Are fish foods all of a similar quality, or are some better than others — and would it be a life-or-death situation if, for example, you fed tropical fish on a food designed for coldwater fish, or vice versa?
A) Neale replies: This is a tough question to answer. Partly, it will depend on what sort of fish you are keeping. Let’s say you’re keeping Guppies: while the flake will provide the core of their diet, they’ll also be consuming algae, decaying plant material, and even organic detritus they find on the substrate. Chances are that whatever shortcomings there might be with the flake food offered, they’ll get a decent supply of vitamins, minerals, and dietary fibre from other things they’ll be eating in the tank. On the other hand, you might be keeping more carnivorous fish that consume nothing beyond the flake food provided. Hatchetfish, for example, will fall firmly in that camp simply because they have jaws adapted exclusively for taking food from the surface, so the flake food you offer them has to cover every single one of their dietary needs. As such, you’d be justified to play it safe and choose the best possible food you can.
The other factor, of course, depends on whether flake is the only thing you’re offering them. If it is part of a varied selection that also includes such things as frozen bloodworms and live brine shrimp, then again, the flake doesn’t have to be a complete diet in itself. Even varying between, say, generic flake food, micropellets, and algae-based flake foods, will go a long way towards ensuring your fish have a good diet. It’s so easy to feed tropical fish with food from the fridge — whether fresh greens, cooked peas, or tiny amounts of seafood and white fish fillet — that even on a tight budget you shouldn’t have any problems keeping your community tank healthy.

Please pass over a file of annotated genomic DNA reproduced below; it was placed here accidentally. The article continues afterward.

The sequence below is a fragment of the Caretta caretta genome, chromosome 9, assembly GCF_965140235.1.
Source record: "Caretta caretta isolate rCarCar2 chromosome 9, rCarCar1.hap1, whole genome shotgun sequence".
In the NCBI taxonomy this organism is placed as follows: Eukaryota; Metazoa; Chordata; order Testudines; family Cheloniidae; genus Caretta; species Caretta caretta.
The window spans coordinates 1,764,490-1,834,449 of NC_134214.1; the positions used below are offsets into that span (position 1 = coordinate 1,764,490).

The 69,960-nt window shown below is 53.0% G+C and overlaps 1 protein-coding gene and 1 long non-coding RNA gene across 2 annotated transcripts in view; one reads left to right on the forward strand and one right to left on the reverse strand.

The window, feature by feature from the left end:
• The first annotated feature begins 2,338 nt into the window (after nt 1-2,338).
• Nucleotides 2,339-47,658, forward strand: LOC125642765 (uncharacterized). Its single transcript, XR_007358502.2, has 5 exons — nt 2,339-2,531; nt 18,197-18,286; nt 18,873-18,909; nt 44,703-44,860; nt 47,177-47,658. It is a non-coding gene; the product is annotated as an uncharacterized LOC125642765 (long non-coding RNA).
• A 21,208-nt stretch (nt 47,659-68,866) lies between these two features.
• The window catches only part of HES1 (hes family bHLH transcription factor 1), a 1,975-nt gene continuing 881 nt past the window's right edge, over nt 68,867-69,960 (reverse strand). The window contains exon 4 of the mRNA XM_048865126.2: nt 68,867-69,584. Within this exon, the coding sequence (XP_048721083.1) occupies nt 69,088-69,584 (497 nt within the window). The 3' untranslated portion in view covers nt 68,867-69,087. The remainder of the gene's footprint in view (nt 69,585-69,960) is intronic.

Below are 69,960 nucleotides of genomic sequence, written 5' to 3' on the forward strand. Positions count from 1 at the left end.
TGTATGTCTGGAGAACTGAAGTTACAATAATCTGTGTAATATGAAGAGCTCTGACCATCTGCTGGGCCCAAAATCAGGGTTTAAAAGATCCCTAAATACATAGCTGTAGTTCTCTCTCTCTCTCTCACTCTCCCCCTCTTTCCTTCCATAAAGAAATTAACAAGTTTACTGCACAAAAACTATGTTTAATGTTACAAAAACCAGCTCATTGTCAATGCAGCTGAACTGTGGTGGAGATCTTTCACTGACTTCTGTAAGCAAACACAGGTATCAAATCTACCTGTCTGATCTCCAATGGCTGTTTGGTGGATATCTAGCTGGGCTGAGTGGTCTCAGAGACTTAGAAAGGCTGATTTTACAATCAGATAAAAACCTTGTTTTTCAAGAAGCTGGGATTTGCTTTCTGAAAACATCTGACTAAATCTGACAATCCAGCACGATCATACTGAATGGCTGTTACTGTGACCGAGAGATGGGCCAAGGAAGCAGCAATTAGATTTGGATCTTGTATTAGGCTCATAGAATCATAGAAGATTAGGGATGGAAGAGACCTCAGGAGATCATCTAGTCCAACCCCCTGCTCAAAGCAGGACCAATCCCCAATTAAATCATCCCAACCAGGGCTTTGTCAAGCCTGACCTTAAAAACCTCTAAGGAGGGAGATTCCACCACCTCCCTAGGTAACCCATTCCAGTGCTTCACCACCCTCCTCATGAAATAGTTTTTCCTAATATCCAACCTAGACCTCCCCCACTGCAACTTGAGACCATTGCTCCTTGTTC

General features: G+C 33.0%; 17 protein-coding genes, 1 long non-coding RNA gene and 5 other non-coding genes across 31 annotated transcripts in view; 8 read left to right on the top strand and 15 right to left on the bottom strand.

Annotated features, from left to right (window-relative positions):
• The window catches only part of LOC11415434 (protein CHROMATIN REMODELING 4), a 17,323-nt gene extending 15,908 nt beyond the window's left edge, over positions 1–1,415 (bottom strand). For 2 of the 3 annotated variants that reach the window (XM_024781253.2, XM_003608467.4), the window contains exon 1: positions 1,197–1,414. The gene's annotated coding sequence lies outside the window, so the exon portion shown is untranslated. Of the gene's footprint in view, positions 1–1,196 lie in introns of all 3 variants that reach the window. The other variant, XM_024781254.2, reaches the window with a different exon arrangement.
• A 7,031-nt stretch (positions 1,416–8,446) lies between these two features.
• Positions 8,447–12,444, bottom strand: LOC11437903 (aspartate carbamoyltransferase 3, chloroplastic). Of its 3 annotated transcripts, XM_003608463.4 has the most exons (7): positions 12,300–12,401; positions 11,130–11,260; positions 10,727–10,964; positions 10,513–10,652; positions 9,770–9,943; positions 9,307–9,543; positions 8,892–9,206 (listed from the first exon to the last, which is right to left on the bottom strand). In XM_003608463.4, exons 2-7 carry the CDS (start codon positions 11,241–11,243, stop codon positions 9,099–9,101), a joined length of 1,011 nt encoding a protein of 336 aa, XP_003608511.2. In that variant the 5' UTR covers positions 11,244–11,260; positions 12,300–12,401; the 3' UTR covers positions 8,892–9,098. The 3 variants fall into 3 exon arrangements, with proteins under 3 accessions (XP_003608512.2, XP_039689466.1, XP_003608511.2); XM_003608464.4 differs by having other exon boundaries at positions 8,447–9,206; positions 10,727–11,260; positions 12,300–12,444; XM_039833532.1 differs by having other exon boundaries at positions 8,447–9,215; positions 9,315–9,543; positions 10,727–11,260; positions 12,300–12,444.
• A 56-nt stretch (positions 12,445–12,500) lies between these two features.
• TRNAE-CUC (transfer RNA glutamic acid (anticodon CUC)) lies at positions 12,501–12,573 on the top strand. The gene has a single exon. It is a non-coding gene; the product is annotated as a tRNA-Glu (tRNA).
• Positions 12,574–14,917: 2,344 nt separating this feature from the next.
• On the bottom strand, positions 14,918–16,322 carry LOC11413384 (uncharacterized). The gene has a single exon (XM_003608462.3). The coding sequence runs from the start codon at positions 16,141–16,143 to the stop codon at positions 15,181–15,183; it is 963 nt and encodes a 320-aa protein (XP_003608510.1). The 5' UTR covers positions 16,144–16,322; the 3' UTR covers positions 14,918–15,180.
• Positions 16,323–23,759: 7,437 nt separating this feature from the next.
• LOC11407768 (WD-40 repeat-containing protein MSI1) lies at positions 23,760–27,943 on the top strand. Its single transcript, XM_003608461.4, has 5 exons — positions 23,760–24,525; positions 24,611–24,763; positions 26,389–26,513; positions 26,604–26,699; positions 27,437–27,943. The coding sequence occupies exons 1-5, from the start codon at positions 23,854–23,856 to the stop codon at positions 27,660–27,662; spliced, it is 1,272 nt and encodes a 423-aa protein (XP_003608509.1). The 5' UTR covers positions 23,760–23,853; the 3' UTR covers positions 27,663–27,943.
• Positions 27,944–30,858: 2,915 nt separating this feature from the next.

Most flake foods are made from fish meal together with various additives that improve shelf life and palatability. There may be some variation between brands, of course, and there certainly are flake foods designed expressly for particular sorts of fish. If you’re keeping largely herbivorous fish, then the algae-based flake foods probably are a better bet than standard flake, and similarly, the flake foods designed for carnivores are usually taken more willingly than other types of flake. Colour-enhancing flake foods can be very useful with certain types of fish, particularly those with red colouration.
So far as coldwater flake food goes, I’ve used it with tropical fish at times when I had nothing else at hand, and never seen any sign of trouble.
That said, the formulation of goldfish food tends to veer more towards nutrients that are easily digested at lower body temperatures, and one difference you can see is that goldfish food contains more oil and less fat that tropical fish food. At lower temperatures, fats are harder to digest, whereas oils, being liquid already, can be absorbed much more readily. Some goldfish foods are richer in plant material than typical tropical fish food designed for more carnivorous species like tetras and danios.
Overall, yes, there are differences, and giving tropical fish foods to goldfish kept at low temperatures could be a problem, while coldwater flake food might not match the requirements of small carnivorous fish particularly well, and if too ‘planty’ in flavour, might not be accepted at all. On the other hand, herbivorous to omnivorous species like Mollies and barbs probably wouldn’t care either way if such foods were used in the short term until you had a chance to pick up a tub of their usual, preferred tropical flake.